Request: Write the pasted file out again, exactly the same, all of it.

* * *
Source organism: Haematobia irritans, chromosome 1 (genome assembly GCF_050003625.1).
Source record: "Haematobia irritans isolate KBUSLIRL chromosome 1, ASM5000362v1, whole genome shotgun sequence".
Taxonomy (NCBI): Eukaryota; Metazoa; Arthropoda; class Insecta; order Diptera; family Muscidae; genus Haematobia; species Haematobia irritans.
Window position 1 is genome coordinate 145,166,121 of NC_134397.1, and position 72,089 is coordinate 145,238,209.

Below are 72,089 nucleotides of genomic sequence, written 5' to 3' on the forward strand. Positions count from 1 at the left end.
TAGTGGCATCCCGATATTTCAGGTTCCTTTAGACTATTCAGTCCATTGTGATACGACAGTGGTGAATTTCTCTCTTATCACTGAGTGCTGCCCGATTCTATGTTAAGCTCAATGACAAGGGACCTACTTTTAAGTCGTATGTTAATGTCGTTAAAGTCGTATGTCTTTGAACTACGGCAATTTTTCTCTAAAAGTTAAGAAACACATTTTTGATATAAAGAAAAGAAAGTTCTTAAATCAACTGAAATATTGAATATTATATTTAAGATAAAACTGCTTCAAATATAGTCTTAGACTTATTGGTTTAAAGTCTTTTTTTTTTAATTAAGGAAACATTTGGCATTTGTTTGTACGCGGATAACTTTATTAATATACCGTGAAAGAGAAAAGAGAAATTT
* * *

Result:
Source organism: Haematobia irritans, chromosome 1 (genome assembly GCF_050003625.1).
Source record: "Haematobia irritans isolate KBUSLIRL chromosome 1, ASM5000362v1, whole genome shotgun sequence".
Taxonomy (NCBI): Eukaryota; Metazoa; Arthropoda; class Insecta; order Diptera; family Muscidae; genus Haematobia; species Haematobia irritans.
Window position 1 is genome coordinate 145,166,121 of NC_134397.1, and position 72,089 is coordinate 145,238,209.

Below are 72,089 nucleotides of genomic sequence, written 5' to 3' on the forward strand. Positions count from 1 at the left end.
TAGTGGCATCCCGATATTTCAGGTTCCTTTAGACTATTCAGTCCATTGTGATACGACAGTGGTGAATTTCTCTCTTATCACTGAGTGCTGCCCGATTCTATGTTAAGCTCAATGACAAGGGACCTACTTTTAAGTCGTATGTTAATGTCGTTAAAGTCGTATGTCTTTGAACTACGGCAATTTTTCTCTAAAAGTTAAGAAACACATTTTTGATATAAAGAAAAGAAAGTTCTTAAATCAACTGAAATATTGAATATTATATTTAAGATAAAACTGCTTCAAATATAGTCTTAGACTTATTGGTTTAAAGTCTTTTTTTTTTAATTAAGGAAACATTTGGCATTTGTTTGTACGCGGATAACTTTATTAATATACCGTGAAAGAGAAAAGAGAAATTT